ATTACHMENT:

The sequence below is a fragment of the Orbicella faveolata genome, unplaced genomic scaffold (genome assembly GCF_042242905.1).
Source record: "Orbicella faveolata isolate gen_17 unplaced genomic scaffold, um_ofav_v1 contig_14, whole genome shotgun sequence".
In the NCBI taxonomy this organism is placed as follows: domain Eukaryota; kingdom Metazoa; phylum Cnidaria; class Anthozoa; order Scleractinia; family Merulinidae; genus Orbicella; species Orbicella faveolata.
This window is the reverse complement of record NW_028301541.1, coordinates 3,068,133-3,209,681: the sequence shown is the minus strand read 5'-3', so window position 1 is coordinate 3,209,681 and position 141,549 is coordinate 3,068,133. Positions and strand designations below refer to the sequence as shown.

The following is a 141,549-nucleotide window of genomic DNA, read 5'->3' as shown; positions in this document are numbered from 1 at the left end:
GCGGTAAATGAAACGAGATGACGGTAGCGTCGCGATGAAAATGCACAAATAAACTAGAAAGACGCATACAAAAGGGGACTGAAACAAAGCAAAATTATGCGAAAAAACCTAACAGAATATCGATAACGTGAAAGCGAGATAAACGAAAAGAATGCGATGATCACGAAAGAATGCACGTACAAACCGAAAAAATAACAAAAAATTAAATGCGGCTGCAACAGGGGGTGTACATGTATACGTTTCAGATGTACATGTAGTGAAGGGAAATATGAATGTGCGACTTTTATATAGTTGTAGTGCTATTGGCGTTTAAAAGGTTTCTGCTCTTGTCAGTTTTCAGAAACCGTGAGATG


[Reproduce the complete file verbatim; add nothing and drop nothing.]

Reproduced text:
The sequence below is a fragment of the Orbicella faveolata genome, unplaced genomic scaffold (genome assembly GCF_042242905.1).
Source record: "Orbicella faveolata isolate gen_17 unplaced genomic scaffold, um_ofav_v1 contig_14, whole genome shotgun sequence".
In the NCBI taxonomy this organism is placed as follows: domain Eukaryota; kingdom Metazoa; phylum Cnidaria; class Anthozoa; order Scleractinia; family Merulinidae; genus Orbicella; species Orbicella faveolata.
This window is the reverse complement of record NW_028301541.1, coordinates 3,068,133-3,209,681: the sequence shown is the minus strand read 5'-3', so window position 1 is coordinate 3,209,681 and position 141,549 is coordinate 3,068,133. Positions and strand designations below refer to the sequence as shown.

The following is a 141,549-nucleotide window of genomic DNA, read 5'->3' as shown; positions in this document are numbered from 1 at the left end:
GCGGTAAATGAAACGAGATGACGGTAGCGTCGCGATGAAAATGCACAAATAAACTAGAAAGACGCATACAAAAGGGGACTGAAACAAAGCAAAATTATGCGAAAAAACCTAACAGAATATCGATAACGTGAAAGCGAGATAAACGAAAAGAATGCGATGATCACGAAAGAATGCACGTACAAACCGAAAAAATAACAAAAAATTAAATGCGGCTGCAACAGGGGGTGTACATGTATACGTTTCAGATGTACATGTAGTGAAGGGAAATATGAATGTGCGACTTTTATATAGTTGTAGTGCTATTGGCGTTTAAAAGGTTTCTGCTCTTGTCAGTTTTCAGAAACCGTGAGATG